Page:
CNRL delivers another solid quarter and charts a path to major growth

CNRL delivers another solid quarter and charts a path to major growth

Canadian Natural Resources (CNRL) reported a first quarter profit of $245 million, much improved from a loss of $105 million for the same time last year. 

Funds from operations were reported at $1.639 billion, exceeding capital expenditures by $800 million. Over $500 million of that amount was put towards debt reduction. By the end of the first quarter, the company's debt-to-book ratio was 38%.

Total production expanded 4% annually to 876,907 boe/day:

  • Natural gas production declined 6% y/y to 1.673 Bcf/day blamed on an outage of a 3rd party pipeline. 
  • Liquids production increased 9% y/y to 598,113 bbl/day, attributed to continued ramp-up of Horizon's Phase 2B expansion and a 9% increase from in-situ operations.


Horizon achieved record Q1 production of 192,491 bbl/day of upgraded synthetic crude (SCO), 8% higher than the previous quarter and 50% higher than Q1/2016. 

Production at Horizon exceeded 200,000 bbl/day in February but took a step back in March and April due to unplanned repairs performed at the Phase 1 diluent recovery unit.

Operating costs at the oil sands facility declined 17% y/y to $22.08/bbl of SCO. 

Phase 3 expansion was reported at 92% complete and is expected to be brought online by the end of this year. CNRL expects to spend $1.05 billion in capital to complete this final phase of expansion, adding another 80,000 bbl/day of SCO production capacity. Phase 3 tie-ins will be completed during a 24-day maintenance turnaround planned for the third quarter.

The company continues to evaluate options to further debottleneck the upgrader. The project would involve optimizing throughput yields from the coker unit and fractionation tower, at an estimated cost of about $70 million. CNRL previously estimated the project would extend the Q3 shutdown period from 24 to 45 days but add another 5,000 to 15,000 bbl/day of SCO capacity. The full scope of the work required should be confirmed by the end of the second quarter.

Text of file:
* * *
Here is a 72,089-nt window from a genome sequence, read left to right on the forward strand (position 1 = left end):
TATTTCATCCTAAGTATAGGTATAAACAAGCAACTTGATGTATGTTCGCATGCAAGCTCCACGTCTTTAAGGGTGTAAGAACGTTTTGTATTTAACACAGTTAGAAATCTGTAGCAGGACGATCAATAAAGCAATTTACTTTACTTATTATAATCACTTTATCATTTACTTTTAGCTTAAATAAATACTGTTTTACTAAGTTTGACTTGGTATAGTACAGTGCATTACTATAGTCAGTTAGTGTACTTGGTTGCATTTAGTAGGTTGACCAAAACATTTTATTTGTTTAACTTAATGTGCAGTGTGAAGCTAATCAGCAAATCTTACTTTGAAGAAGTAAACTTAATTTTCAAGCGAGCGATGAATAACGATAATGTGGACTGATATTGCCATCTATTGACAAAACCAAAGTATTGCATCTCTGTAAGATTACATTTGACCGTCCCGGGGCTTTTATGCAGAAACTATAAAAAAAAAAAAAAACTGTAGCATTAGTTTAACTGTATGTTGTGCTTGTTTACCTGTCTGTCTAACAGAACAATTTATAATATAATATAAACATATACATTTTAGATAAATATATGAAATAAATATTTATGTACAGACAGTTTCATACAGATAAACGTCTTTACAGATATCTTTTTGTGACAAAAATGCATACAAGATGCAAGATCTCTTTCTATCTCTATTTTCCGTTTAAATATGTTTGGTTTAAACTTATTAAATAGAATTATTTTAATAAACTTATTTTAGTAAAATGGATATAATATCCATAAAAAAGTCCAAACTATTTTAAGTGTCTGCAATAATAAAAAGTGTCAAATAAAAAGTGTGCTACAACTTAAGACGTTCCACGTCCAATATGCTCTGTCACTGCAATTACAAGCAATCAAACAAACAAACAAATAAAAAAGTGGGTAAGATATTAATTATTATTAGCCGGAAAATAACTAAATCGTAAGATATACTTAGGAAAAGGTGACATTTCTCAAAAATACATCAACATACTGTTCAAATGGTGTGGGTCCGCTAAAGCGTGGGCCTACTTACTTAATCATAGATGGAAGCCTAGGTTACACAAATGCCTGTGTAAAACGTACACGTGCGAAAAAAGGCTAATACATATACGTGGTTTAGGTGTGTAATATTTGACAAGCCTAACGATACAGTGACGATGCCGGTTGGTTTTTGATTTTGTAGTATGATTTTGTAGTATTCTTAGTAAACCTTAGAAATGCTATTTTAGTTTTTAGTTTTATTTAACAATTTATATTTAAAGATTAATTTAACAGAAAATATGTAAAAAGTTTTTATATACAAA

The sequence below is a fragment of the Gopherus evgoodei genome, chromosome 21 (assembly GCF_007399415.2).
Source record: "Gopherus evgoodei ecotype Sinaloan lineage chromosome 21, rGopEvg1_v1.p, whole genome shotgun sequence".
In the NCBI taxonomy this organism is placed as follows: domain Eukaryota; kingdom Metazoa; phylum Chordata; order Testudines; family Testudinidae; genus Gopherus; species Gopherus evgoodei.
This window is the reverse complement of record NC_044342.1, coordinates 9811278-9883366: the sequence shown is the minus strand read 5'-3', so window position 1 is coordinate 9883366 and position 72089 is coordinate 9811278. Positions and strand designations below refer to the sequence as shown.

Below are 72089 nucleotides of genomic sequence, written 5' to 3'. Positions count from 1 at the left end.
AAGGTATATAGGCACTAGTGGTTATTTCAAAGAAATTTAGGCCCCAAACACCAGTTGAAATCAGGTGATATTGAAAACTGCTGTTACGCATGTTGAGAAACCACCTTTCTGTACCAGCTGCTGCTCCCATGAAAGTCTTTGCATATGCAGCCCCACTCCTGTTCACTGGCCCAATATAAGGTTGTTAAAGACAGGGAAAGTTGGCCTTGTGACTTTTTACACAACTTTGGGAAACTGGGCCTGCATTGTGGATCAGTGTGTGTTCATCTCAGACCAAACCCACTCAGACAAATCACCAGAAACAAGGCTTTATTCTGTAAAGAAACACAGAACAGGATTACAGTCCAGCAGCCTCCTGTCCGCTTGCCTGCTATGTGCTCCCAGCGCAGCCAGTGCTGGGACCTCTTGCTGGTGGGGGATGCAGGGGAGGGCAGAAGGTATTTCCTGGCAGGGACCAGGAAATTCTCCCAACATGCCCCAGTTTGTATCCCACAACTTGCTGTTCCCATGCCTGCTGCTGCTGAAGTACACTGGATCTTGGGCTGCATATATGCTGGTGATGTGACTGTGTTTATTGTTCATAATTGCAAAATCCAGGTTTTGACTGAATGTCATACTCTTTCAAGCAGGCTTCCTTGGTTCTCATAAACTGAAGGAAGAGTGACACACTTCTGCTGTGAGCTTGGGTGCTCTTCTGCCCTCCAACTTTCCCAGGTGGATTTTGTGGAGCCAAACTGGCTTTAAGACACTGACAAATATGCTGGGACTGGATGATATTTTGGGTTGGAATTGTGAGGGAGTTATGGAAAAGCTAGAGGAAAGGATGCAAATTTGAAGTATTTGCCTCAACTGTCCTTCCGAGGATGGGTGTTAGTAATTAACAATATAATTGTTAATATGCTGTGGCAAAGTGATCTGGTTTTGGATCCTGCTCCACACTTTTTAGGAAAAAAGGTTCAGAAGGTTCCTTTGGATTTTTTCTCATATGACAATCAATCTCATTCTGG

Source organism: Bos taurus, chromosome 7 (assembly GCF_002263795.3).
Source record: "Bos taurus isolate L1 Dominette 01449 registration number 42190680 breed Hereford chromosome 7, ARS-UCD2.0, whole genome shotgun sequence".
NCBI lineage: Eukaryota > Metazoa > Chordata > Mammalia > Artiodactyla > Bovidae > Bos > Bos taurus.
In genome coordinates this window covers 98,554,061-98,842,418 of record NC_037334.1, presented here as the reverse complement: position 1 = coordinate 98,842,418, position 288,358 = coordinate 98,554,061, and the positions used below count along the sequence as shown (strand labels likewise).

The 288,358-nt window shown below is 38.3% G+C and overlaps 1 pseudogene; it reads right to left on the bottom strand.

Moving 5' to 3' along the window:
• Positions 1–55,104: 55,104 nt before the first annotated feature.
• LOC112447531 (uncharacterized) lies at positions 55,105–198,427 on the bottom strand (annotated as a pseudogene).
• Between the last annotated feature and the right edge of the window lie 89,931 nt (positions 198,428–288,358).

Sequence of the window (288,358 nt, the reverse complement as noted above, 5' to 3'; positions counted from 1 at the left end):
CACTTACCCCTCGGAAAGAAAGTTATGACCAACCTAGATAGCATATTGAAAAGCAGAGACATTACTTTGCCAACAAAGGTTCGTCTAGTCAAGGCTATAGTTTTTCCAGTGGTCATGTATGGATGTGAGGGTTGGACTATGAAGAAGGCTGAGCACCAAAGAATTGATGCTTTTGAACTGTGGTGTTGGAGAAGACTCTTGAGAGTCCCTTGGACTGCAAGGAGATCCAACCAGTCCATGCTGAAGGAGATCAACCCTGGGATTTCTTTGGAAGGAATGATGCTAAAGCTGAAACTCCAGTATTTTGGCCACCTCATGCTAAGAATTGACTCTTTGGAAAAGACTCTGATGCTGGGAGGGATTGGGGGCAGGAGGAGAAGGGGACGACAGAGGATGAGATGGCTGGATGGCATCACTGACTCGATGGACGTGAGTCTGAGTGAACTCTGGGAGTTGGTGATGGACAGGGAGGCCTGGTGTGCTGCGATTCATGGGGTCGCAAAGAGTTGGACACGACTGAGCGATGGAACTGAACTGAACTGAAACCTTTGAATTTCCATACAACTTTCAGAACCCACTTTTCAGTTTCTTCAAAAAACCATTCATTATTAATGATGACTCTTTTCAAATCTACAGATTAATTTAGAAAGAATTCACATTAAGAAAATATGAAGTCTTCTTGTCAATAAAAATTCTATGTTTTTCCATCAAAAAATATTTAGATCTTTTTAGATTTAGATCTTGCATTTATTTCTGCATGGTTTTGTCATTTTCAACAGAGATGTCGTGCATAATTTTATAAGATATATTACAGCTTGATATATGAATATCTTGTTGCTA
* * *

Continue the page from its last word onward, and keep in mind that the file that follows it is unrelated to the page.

Work related to Horizon's tailings management (required under AER Directive 085) was reported 69% physically complete.

The price of SCO averaged US$51.45/bbl in Q1/2017, an increase of 52% from the first quarter of 2016. Annual production guidance for Horizon was left unchanged at 170,000 to 184,000 bbl/day of SCO.


CNRL's thermal in-situ facilities produced 128,372 bbl/day in Q1, down slightly from the previous quarter:

  • The Kirby South in-situ facility produced 37,311 bbl/day in Q1, up 8% y/y. Including energy costs, operating costs declined 13% to $9.12/bbl while the plant's steam-to-oil ratio (SOR) came in at 2.7.
  • The Primrose in-situ facility produced 91,061 bbl/day in Q1, up 9% y/y. Operating costs were reported at $12.55/bbl including energy.

Planned maintenance turnarounds will be completed at both Primrose and Kirby South in the second quarter. Kirby South is targeted to be down for 21 days. Primrose will be operating at reduced rates for about 2 months.

Total thermal in-situ production is expected to average 105,000 to 115,000 bbl/day this year, reflecting the shutdowns at both facilities.

CNRL contributed 194,000 bbl/day of heavy crude into the Western Canadian Select (WCS) blend in Q1, representing 44% of total WCS volumes. Volumes are sourced from the company's thermal in-situ facilities, as well as non-thermal heavy oil from Pelican Lake. 


CNRL also says it expects its recent acquisition of oil sands and heavy oil assets from Shell to close sometime in the second quarter. The company filed for the transfer of licences and approvals for both Muskeg River and Jackpine this week as part of its plans to take-over operation of both mining facilities.

CNRL has yet to provide guidance on impacts of the acquisition to the company's cash flow and production.

Despite the strong Q1 results, earnings, cash flow and production were all slightly below analysts' expectations.

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